|Good Study Habits|
Joe’s grades were slipping and his football coach told him he either had to bring up his grades or quit the team. Hearing that from his coach was the motivation Joe needed to start hitting the books, but when he sat down to study, he wasn’t quite sure where to start. He tried looking over his math homework for 15 minutes, then pulled out his social studies textbook and read a few chapters. By the time he picked up the novel he had to read for English class, his head was swirling with information. When he looked at the pages of the novel, all he saw were quadratic equations and the names and dates from his social studies textbook. His brain was on overload.
Instead of sitting down and trying to study everything at once, Joe could have benefitted from creating a study plan. A study plan helps you schedule in time for studying every subject without becoming overloaded with information. It also helps you make studying a priority in the midst of your busy schedule.
The first step in creating a study plan is to figure out where you can fit studying into your day. Make a list of everything you do during the day, starting from the time you wake up until the time you go to sleep. Be sure to include the approximate time you do each activity. For example, a portion of Joe’s list would look like this:
Once you have made your list, the second step is to determine how much time you have to study. Joe has a one hour study hall at 10 a.m. He also knows that he has an hour before football practice and three hours for dinner he could possibly use for studying. After you figure out how much time you have to study, you must figure out what you need to study.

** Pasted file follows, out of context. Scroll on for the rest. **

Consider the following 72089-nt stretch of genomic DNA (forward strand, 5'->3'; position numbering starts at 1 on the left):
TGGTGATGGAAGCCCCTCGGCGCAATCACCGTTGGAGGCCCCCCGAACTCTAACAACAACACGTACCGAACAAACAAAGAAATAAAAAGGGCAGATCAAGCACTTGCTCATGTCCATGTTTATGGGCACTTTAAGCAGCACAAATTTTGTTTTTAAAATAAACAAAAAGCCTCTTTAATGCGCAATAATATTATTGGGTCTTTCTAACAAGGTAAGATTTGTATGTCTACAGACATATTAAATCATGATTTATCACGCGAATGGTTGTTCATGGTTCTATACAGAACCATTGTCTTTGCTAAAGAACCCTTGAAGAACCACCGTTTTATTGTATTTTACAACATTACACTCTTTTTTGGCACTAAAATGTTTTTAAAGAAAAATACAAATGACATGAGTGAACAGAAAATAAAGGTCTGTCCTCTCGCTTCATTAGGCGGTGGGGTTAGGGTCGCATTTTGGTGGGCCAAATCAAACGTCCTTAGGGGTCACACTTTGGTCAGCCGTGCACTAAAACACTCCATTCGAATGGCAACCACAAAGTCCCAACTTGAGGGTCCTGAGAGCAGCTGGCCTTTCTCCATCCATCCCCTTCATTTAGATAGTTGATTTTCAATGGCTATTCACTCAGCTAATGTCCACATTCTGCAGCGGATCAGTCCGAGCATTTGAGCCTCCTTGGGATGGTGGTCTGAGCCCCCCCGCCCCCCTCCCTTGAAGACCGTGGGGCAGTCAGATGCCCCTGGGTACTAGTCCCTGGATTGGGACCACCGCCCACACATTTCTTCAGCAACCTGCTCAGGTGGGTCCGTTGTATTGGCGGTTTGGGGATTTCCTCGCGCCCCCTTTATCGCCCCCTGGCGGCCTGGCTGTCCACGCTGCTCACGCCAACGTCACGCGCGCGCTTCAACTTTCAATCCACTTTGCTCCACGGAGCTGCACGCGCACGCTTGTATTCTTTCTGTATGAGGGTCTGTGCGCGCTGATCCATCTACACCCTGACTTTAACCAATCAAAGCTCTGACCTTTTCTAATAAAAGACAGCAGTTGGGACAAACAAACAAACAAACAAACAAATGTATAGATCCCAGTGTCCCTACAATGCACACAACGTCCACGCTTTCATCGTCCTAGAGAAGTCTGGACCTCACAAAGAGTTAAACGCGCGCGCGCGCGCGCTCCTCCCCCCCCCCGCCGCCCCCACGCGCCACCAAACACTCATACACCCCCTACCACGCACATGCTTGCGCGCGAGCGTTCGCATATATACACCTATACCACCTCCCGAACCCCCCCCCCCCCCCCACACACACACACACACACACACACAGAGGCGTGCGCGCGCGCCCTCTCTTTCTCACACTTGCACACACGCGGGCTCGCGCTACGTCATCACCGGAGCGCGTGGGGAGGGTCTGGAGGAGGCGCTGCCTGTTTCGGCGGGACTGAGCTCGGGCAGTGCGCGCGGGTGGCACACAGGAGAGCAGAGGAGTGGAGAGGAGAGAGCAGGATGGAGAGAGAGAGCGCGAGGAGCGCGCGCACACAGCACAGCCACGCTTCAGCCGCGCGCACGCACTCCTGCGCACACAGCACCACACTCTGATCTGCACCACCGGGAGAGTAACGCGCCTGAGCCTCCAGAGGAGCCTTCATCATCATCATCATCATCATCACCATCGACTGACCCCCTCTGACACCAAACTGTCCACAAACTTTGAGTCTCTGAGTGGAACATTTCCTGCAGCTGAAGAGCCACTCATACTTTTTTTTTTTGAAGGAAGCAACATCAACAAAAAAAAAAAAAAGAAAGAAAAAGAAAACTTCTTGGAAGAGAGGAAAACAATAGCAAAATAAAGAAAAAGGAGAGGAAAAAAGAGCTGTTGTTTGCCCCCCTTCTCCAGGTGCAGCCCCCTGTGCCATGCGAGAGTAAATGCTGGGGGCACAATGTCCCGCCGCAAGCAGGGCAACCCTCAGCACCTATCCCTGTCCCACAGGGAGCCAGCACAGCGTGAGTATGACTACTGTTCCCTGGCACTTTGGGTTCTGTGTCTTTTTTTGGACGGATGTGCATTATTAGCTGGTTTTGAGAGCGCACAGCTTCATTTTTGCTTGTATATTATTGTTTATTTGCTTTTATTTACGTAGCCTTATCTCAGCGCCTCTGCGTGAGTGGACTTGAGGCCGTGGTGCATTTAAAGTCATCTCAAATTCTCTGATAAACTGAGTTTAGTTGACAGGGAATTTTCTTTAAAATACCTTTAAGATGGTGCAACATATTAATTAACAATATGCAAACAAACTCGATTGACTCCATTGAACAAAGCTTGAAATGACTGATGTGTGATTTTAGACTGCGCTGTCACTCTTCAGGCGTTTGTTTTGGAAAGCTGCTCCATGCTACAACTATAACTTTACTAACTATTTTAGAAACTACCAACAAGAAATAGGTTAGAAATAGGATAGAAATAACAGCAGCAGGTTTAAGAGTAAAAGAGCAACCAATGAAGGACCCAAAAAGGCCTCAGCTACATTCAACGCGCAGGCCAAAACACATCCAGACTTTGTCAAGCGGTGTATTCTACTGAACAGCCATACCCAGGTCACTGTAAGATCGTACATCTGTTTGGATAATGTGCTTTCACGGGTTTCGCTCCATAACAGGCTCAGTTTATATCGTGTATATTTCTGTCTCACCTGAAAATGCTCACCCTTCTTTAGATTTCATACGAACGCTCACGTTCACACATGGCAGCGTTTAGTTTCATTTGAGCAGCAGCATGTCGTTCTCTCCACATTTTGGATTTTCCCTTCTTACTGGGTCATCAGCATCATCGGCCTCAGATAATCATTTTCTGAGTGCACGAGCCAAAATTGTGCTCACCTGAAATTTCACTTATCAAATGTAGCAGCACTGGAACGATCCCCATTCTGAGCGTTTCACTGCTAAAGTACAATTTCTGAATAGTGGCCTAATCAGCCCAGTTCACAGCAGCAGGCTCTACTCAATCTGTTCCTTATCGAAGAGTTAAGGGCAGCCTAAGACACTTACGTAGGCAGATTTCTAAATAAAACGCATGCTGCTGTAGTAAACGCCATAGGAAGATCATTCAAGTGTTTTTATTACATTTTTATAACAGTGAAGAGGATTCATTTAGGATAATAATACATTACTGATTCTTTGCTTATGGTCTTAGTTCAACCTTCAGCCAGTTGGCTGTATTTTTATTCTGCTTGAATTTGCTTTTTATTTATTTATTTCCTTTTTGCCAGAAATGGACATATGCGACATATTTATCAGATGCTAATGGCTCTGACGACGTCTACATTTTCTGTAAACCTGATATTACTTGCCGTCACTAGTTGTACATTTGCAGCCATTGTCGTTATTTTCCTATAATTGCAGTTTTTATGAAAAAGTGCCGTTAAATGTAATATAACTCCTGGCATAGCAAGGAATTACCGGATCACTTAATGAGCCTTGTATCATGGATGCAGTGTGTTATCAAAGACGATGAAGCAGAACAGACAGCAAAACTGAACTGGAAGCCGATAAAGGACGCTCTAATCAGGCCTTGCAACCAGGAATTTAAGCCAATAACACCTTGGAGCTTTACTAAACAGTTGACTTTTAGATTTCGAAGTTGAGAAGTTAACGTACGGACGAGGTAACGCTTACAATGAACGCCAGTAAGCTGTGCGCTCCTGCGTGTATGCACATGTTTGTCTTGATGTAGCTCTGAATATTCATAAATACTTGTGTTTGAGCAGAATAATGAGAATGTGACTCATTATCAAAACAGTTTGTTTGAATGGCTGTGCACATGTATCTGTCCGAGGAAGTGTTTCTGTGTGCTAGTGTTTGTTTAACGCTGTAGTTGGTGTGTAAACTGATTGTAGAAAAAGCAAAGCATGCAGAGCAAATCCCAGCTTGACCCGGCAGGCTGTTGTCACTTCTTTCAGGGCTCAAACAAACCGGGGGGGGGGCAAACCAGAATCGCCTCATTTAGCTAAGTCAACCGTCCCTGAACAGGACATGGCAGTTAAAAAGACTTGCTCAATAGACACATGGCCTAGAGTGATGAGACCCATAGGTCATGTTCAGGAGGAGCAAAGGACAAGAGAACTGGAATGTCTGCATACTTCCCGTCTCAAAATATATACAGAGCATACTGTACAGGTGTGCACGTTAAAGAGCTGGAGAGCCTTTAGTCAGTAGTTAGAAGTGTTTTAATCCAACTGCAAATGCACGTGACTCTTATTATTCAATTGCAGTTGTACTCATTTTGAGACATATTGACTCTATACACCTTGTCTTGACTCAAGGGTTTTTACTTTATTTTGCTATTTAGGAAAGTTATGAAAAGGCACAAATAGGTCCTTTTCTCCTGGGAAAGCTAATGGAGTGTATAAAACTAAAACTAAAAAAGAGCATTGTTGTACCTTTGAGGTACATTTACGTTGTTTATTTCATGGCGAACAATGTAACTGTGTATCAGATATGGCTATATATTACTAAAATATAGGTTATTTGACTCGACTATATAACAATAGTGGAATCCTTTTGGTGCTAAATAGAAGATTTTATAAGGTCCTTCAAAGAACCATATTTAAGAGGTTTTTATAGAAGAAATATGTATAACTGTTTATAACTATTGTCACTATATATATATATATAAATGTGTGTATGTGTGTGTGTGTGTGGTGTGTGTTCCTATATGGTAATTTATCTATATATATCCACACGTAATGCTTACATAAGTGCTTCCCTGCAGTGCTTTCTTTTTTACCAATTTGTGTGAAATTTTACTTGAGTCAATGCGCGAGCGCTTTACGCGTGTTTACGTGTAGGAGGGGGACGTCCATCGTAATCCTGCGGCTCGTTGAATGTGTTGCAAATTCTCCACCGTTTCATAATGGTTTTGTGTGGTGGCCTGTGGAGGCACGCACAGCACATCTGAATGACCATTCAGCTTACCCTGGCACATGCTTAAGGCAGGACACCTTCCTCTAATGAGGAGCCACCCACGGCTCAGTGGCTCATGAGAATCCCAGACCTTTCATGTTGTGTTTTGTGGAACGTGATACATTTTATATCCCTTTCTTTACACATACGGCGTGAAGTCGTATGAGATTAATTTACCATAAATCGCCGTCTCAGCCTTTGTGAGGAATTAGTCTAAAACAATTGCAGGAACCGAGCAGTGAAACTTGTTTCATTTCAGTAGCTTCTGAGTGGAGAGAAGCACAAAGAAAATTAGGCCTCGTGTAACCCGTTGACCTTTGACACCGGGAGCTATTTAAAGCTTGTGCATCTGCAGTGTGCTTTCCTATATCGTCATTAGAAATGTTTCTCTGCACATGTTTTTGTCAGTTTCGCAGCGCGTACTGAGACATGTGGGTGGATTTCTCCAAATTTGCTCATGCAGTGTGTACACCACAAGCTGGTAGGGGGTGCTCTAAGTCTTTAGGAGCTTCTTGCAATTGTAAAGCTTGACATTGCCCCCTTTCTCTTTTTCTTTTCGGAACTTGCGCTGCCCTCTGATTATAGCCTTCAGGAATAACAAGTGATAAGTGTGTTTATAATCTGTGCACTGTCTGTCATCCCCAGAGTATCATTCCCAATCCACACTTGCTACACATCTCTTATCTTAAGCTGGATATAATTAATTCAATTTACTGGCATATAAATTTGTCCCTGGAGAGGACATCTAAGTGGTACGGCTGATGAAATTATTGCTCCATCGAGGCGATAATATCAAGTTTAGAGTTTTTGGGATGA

To figure out what you need to study, make a list of all your subjects and then list those subjects from most important to least important. Joe knows he is failing social studies, so that will go at the top of his list. Math comes fairly easily and he can get his work done quickly, so it goes at the bottom.
While you may have homework for each subject every night, you do not have to schedule in general study time for each subject on a daily basis. Instead, your study schedule should include time to do homework and then time to review your notes and do some general studying for each individual subject.
For example, if you have two hours of study time every day, your schedule may look like this:
Notice that even though the schedule above is written for a two-hour study block, it includes time to take breaks. When studying multiple subjects, be sure to take a break in between each subject. Taking 10 or 15 minutes to have a snack, watch a little TV or call a friend can help you process the information you learned during your studying and clear your mind so it is ready to tackle the next subject.
It is also important to give yourself longer breaks from studying. Instead of studying seven days a week, schedule a day or two where you do not have to study at all. Taking time off from studying will make it easier to focus when you sit down to study and will give you something to look forward to on the nights you do have to study.
Joe sat down and created a study plan. He decided to use his study hall during school to work on his social studies for 30 minutes, then relax for a few minutes and work on any big projects or papers he had coming up. In the evenings, he would spend 40 minutes finishing homework, take a 10 minute break and then spend 20 minutes each night studying one of his other subjects. Fridays and Saturdays were study-free so he could focus on football.